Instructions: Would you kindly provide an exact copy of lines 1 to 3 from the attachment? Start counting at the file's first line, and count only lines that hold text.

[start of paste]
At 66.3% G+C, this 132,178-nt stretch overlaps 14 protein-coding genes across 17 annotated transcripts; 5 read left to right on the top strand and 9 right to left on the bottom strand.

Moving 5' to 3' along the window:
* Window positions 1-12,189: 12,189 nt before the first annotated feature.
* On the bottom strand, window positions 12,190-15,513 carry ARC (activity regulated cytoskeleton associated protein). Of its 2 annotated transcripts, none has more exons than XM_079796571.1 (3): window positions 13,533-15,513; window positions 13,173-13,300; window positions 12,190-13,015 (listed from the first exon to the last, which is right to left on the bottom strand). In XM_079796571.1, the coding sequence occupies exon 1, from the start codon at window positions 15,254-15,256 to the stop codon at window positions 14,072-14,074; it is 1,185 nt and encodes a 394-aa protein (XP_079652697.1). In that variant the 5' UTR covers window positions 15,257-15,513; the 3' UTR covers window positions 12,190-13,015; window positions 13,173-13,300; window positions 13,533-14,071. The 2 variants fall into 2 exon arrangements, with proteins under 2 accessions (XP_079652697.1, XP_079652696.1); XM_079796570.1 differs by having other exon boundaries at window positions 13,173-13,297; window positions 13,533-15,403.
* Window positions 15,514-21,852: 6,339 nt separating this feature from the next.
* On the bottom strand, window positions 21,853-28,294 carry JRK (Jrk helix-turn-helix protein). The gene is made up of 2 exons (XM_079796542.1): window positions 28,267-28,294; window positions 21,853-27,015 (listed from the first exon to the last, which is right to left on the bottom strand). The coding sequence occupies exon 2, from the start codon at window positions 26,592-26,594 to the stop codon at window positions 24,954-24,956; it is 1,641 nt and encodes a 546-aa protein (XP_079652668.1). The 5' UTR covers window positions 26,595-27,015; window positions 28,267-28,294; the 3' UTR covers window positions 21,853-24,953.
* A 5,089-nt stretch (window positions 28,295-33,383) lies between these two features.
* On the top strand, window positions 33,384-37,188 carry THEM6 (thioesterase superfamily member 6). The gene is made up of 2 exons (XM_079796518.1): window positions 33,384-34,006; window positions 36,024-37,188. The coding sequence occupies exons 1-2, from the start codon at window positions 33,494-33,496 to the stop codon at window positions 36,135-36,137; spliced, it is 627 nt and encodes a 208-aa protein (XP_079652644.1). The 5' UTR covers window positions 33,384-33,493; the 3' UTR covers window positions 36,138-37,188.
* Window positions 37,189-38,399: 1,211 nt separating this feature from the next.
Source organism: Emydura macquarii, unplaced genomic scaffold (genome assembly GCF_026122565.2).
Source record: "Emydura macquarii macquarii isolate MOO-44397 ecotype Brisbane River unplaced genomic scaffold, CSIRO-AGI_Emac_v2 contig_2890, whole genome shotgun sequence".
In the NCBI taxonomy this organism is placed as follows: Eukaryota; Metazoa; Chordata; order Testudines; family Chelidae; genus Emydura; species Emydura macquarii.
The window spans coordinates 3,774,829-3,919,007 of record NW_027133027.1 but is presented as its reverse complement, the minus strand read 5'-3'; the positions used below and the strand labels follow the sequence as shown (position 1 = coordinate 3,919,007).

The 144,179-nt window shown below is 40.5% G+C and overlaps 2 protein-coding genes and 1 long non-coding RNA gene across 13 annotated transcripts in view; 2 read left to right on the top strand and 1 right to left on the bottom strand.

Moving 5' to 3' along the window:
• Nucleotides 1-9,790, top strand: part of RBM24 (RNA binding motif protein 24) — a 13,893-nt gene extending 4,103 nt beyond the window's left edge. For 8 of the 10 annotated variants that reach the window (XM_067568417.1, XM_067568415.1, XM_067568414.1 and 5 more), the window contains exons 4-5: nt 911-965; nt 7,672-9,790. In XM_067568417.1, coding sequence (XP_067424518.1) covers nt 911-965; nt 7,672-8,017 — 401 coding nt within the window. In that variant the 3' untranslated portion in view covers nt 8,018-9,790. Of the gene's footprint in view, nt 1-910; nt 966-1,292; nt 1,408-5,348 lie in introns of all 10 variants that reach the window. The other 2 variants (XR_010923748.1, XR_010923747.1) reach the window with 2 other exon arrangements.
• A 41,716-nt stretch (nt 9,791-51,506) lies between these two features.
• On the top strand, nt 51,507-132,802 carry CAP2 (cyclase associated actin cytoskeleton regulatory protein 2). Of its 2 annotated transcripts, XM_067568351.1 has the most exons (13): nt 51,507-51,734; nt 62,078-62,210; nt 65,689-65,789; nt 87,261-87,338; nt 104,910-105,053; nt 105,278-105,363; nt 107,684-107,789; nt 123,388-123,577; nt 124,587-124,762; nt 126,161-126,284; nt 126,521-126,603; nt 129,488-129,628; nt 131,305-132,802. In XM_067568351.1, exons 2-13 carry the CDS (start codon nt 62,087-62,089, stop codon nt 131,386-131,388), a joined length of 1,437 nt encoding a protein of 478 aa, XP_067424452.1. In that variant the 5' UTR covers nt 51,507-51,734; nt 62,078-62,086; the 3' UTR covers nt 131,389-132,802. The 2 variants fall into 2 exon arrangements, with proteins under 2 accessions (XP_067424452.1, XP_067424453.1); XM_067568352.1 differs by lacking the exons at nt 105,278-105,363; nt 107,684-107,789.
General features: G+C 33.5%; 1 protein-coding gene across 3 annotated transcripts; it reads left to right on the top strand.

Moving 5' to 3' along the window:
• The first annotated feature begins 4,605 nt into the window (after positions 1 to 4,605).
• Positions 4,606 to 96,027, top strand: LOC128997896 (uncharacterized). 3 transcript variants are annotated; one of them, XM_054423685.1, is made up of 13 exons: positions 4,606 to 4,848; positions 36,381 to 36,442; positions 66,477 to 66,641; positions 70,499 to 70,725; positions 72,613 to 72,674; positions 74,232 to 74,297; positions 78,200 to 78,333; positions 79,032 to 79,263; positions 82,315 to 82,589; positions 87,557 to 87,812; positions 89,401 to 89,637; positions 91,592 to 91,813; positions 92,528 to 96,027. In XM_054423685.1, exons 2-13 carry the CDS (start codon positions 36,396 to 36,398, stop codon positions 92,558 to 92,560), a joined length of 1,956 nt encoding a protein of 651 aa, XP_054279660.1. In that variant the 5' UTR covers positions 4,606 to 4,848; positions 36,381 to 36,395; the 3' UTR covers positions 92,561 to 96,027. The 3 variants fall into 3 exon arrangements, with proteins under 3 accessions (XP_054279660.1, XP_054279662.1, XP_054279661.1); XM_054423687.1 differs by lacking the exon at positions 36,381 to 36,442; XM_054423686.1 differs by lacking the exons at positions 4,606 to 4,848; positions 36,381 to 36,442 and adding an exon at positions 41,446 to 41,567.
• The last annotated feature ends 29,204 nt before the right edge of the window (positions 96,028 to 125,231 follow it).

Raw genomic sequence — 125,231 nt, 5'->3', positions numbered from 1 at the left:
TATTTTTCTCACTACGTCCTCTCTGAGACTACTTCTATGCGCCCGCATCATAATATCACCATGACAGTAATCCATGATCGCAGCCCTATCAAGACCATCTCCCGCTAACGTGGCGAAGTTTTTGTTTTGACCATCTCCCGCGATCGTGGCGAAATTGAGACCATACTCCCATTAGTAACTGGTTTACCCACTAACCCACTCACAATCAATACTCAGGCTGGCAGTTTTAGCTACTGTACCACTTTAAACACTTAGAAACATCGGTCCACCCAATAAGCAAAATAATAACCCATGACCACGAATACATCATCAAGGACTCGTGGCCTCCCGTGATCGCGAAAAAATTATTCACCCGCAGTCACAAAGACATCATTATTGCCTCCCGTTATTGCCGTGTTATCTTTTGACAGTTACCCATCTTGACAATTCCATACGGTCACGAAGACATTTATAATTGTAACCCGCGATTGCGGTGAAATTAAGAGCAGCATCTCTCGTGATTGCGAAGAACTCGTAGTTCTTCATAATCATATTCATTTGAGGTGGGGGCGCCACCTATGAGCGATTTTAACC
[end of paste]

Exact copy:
At 66.3% G+C, this 132,178-nt stretch overlaps 14 protein-coding genes across 17 annotated transcripts; 5 read left to right on the top strand and 9 right to left on the bottom strand.

Moving 5' to 3' along the window:
* Window positions 1-12,189: 12,189 nt before the first annotated feature.